Analysis Of Aestheticism In The Picture Of Dorian Gray By Oscar Wilde

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The human mind works in mysterious ways; it knows what it needs yet desires what it wants. You can conclude it as the battle between one’s ID and Super ego; they both need a controlling factor which is the ego (Sigmund Freud’s psychoanalytic theory). Similarly the mind needs a controlling factor which could be, idealistically put as; “morals”
In a world that we live in, a person without morals is no person at all, yet an embarrassment in the form of rebellion created by society itself. But we will not use morals as the extremely set ideals in this argument, instead the very basic morals of human nature that exist in us naturally; the feeling of guilt, love, tears, joy etc.
The psychoanalytical theories best describe the shifts in nature on
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This novel is quite similar to the above mentioned novel in terms of psychoanalysis, the only differences being the protagonists; children on one hand young fine men on the other. On location; an abandoned island on one hand fancy English homes on the other. On background; War on one hand Victorian parties on the other. Yet both reveal the beasts inside humans, which make one question, if madness is the truest form of human nature. If left in the natural habitat will the man become the oh so feared animal? They say when a man hunts; he becomes the creature, and the creature a man. Such novels hint a very cleverly subtle remark on the English society that they praise so much, as Jack quotes “We are not savages, we are English, and the English are best at everything,” yet English are the ones who get themselves in trouble the most, reveal their savagery, and prove themselves wrong. But then again, each author may mock their own heritage and its…show more content…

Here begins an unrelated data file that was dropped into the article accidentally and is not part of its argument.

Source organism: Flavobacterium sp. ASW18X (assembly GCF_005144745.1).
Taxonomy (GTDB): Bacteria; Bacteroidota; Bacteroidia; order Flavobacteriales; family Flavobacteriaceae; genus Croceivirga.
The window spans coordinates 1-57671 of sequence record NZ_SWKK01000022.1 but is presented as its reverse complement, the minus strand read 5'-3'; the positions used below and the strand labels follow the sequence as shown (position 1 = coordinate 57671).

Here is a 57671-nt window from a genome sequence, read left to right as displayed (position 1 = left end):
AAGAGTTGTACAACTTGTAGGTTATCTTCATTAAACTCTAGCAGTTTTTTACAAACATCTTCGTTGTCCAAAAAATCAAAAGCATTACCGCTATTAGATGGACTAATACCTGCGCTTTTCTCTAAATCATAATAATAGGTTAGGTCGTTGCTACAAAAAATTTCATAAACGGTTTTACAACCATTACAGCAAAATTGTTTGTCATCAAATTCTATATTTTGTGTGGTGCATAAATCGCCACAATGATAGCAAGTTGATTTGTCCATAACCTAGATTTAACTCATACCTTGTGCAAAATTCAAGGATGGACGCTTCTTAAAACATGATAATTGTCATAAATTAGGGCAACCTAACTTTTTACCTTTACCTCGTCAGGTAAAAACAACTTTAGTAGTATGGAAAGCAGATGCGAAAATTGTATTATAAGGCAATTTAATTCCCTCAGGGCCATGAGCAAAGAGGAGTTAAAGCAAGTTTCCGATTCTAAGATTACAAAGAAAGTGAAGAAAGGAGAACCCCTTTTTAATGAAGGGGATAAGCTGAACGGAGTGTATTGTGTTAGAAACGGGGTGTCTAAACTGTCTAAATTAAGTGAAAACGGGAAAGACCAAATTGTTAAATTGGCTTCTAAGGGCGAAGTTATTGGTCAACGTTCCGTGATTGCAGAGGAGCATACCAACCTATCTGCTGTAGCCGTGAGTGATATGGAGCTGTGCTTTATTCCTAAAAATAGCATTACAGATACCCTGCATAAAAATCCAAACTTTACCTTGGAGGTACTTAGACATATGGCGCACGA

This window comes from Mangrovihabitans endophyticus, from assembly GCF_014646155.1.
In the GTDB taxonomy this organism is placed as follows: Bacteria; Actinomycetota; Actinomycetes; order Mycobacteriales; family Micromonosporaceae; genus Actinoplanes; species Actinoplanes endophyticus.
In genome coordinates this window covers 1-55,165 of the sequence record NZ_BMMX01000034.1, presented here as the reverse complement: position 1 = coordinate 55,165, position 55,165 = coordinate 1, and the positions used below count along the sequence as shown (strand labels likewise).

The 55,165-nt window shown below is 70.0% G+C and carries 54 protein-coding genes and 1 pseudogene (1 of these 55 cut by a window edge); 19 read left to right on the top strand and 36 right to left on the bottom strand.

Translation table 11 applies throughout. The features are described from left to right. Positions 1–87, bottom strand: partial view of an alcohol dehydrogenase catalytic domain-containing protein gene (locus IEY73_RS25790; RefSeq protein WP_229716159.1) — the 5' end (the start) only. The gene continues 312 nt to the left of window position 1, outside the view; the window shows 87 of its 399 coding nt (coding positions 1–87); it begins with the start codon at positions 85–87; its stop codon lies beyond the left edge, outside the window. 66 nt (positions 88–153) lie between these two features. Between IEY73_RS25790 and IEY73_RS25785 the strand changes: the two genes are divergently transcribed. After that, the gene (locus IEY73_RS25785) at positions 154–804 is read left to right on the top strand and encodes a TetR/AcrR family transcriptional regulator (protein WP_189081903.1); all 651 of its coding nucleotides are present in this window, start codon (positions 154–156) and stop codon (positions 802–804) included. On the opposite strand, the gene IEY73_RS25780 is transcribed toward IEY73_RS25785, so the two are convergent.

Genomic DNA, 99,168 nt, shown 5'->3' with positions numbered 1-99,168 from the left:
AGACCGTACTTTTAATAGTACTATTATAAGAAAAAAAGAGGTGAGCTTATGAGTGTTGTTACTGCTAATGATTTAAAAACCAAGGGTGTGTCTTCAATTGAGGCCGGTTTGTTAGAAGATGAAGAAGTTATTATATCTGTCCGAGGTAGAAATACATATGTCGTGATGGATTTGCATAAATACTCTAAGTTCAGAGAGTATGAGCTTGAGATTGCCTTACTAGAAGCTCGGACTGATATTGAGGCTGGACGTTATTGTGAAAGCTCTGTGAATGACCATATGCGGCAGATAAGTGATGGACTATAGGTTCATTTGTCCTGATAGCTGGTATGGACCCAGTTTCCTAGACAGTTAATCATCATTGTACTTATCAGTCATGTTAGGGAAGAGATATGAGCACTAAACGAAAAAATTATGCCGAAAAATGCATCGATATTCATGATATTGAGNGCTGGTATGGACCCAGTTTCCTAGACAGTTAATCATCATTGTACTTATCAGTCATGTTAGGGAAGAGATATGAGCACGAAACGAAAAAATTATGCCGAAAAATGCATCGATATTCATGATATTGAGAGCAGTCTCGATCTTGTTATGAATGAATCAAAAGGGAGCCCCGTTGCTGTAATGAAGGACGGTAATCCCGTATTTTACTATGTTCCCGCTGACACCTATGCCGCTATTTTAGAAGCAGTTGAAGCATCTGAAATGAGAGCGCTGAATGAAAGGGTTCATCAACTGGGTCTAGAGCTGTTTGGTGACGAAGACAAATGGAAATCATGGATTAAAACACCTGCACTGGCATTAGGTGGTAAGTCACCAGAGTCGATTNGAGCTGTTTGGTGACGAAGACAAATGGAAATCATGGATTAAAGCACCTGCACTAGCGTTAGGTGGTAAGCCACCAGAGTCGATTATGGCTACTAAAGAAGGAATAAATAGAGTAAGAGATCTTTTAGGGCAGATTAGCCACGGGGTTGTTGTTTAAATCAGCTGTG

Also, he remained not a man of himself, yet created by one who was afraid. A man who “talked no morals and did nothing wrong” Dorian became what Henry couldn’t become. It really is a pity, being so beautiful yet so dumb that it forces you into becoming an ugly fiend. Pictures are meant to be immortal, no matter how much he might run away from it, he can’t escape reality, but then he shows moments of indecisiveness, since he wants to leave his corruption yet he wants to keep going. Dorian Gray truly depicts the fall of innocence and that outer beauty is meaningless if the seed is rotten. And just to add a bit more spice to the novel, it also has hints of Jungian criticism, which is prevalent in Henry and Basil’s fascination towards Dorian, the unexplainable feeling their hearts go through as well as the “sensation of terror, explains a lot. It could also highlight how Wilde felt about Lord Alfred Douglas for he claimed “I can’t live without you” equivalent to Basil’s “my life as an artist depends on him.” All in all, this novel is one of the greatest pieces of arts created in its era, which perfectly highlights the mental corruption of the human

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